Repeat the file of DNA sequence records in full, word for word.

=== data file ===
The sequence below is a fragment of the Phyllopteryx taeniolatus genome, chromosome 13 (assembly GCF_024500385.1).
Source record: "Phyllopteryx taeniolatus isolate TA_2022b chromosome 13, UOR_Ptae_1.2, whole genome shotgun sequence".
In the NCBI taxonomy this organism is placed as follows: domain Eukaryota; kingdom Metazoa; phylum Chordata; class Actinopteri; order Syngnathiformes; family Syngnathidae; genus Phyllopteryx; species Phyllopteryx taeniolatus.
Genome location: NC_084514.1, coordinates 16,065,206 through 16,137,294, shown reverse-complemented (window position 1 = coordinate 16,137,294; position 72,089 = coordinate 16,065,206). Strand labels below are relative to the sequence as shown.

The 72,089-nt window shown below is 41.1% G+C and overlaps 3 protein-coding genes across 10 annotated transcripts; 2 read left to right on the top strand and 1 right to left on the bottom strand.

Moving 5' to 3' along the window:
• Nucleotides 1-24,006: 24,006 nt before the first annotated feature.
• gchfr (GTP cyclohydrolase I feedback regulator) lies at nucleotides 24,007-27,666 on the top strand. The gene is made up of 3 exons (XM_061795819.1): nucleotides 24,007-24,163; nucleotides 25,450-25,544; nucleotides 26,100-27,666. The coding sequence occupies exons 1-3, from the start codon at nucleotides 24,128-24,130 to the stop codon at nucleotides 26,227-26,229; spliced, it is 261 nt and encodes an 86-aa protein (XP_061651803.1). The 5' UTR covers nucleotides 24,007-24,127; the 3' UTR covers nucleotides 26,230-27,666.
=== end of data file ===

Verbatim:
The sequence below is a fragment of the Phyllopteryx taeniolatus genome, chromosome 13 (assembly GCF_024500385.1).
Source record: "Phyllopteryx taeniolatus isolate TA_2022b chromosome 13, UOR_Ptae_1.2, whole genome shotgun sequence".
In the NCBI taxonomy this organism is placed as follows: domain Eukaryota; kingdom Metazoa; phylum Chordata; class Actinopteri; order Syngnathiformes; family Syngnathidae; genus Phyllopteryx; species Phyllopteryx taeniolatus.
Genome location: NC_084514.1, coordinates 16,065,206 through 16,137,294, shown reverse-complemented (window position 1 = coordinate 16,137,294; position 72,089 = coordinate 16,065,206). Strand labels below are relative to the sequence as shown.

The 72,089-nt window shown below is 41.1% G+C and overlaps 3 protein-coding genes across 10 annotated transcripts; 2 read left to right on the top strand and 1 right to left on the bottom strand.

Moving 5' to 3' along the window:
• Nucleotides 1-24,006: 24,006 nt before the first annotated feature.
• gchfr (GTP cyclohydrolase I feedback regulator) lies at nucleotides 24,007-27,666 on the top strand. The gene is made up of 3 exons (XM_061795819.1): nucleotides 24,007-24,163; nucleotides 25,450-25,544; nucleotides 26,100-27,666. The coding sequence occupies exons 1-3, from the start codon at nucleotides 24,128-24,130 to the stop codon at nucleotides 26,227-26,229; spliced, it is 261 nt and encodes an 86-aa protein (XP_061651803.1). The 5' UTR covers nucleotides 24,007-24,127; the 3' UTR covers nucleotides 26,230-27,666.